yes real experts aren’t they, while most living in these areas know they are becoming more frequent but for some reason we need what someone has called an expert to tell us this, what a joke. If they understood why the US and the world is experiencing unprecendented natural disasters then just maybe i would call them an expert but, i’m afraid they are no different to the fortune tellers that date back to the Pharoah of Egypt (BC) whom believed they new what was going on. Quite obviously they do not but Moses did.

    • Anne says:

      Gavin, some of these disasters are not natural. There’s a Weather War going on between countries that have the Tesla technology. His experiments were never to become instruments of destruction. They were stolen from his files.

  9. Syn Strykiir says:

    love that pic. somebody grabbed that shot at the right moment you see the two white clouds make eyeballs and even has pupils with the dust looking like a sinister jokers face, the blue around the forehead area of that face makes it appear to have a scowling expression… djinn maybe?

  10. Coyote says:

    Phoenix and surrounding areas are ill-suited to the fallout of a grid down stituation, the people there are mostly midwestern snow birds who are in for a serious shock when this becomes even more frequent, I hope people start moving out of there–soon.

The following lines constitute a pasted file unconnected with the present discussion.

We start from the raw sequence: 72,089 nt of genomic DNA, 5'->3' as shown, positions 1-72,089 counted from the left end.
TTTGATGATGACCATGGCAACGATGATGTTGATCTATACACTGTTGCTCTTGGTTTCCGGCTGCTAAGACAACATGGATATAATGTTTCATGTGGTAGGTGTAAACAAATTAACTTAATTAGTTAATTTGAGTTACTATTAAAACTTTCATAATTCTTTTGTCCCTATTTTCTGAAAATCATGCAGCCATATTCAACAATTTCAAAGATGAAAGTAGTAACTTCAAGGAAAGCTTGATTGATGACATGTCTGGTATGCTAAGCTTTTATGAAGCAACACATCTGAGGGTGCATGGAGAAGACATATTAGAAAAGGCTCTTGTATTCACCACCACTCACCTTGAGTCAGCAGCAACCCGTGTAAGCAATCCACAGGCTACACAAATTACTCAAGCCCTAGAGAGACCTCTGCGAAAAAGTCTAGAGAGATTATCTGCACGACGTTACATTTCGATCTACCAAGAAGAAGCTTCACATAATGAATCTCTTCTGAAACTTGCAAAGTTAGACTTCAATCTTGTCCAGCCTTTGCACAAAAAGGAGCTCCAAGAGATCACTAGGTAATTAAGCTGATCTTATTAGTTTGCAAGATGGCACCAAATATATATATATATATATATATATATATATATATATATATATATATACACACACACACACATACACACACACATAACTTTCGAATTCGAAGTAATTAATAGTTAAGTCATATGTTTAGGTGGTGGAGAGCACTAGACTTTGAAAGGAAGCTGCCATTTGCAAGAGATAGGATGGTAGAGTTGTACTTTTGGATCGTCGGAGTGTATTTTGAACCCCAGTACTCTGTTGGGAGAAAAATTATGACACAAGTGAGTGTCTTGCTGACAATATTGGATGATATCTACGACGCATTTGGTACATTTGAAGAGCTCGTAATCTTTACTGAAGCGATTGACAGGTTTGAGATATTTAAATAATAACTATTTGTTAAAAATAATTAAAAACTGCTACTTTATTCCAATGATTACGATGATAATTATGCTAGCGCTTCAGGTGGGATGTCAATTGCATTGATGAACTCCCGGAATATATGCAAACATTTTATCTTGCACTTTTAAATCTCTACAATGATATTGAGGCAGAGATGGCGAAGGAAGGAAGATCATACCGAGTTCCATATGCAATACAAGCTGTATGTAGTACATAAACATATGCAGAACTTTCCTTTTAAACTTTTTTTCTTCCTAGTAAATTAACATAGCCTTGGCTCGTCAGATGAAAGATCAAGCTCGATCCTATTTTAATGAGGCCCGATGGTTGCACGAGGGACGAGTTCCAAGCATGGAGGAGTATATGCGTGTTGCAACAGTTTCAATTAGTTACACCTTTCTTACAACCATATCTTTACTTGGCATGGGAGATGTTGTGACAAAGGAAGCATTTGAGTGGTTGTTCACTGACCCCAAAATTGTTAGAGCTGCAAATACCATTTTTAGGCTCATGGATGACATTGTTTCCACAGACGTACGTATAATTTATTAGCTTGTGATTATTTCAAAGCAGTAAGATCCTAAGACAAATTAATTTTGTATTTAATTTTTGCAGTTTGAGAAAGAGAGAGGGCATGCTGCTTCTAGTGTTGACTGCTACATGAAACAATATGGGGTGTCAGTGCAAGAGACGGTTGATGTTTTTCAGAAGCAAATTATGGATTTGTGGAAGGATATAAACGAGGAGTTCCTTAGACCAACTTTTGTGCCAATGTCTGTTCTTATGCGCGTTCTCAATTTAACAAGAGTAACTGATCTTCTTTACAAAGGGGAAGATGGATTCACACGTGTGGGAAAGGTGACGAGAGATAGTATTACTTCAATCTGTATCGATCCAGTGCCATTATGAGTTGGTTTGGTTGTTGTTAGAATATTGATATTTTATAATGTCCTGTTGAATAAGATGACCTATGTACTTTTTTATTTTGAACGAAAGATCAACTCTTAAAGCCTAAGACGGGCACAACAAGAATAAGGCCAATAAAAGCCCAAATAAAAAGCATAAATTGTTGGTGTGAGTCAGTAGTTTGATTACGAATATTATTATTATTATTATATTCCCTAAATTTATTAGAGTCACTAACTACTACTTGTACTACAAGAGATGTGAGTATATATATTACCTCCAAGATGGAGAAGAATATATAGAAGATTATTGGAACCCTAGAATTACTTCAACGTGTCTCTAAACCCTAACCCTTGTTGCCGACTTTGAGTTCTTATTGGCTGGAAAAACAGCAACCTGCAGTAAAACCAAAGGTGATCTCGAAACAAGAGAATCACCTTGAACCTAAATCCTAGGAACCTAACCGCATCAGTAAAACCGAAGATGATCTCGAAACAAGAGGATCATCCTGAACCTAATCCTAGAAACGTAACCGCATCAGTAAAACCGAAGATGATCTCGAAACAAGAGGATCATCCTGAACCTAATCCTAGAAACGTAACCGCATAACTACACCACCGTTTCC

• Anne says:

      Coyote, this may well be the plan. Once Arizona is vacated of the conservative midwesterners, it could be the first State for the Hispanic haven of immigrants – with open borders for one and all. You know, the Amero Union.

  11. Columbine says:

    I find it so strange to actually read people putting the power of God into the hands of our government. GOD is the one who controls nature – not the government. God is the one who sends rain, hail, sleet, snow, sunshine, etc. – not the government or the illuminati, etc. Read the book of Job and ask yourself the questions God asked Job. Why we think our government is so all powerful and sovereign is beyond me.

    • Marilyn says:


    • Well said, Columbine! While it is true that our government is actively researching and trying to develop ever more deadly weapons like viral/bacteriological weapons and even weather control, God is the ultimate weather controller in all cases. It hasn’t been lost on me that the US and parts of Canada are suffering from severe drought and heat, not with the kind of things going on that are. Meteorologists call these things haboobs, and while science may be able to explain the how of things they deny the why. Science only describes the mechanics of how God makes things work.

  12. Rich says:

    strange…I have lived here 34 years and these storms happen every year. actually there used to be more of them and much more wind and dust. why is everyone tripping out about our dust storms, its the Sonoran desert, millions of acres of dirt+wind and monsoon cold hot air mixing = massive billowing walls of dust. it has always been this way. I am sure the moderator will not post this though since he or she will not like the fact that the entire basis of this article is false and I am pointing it out.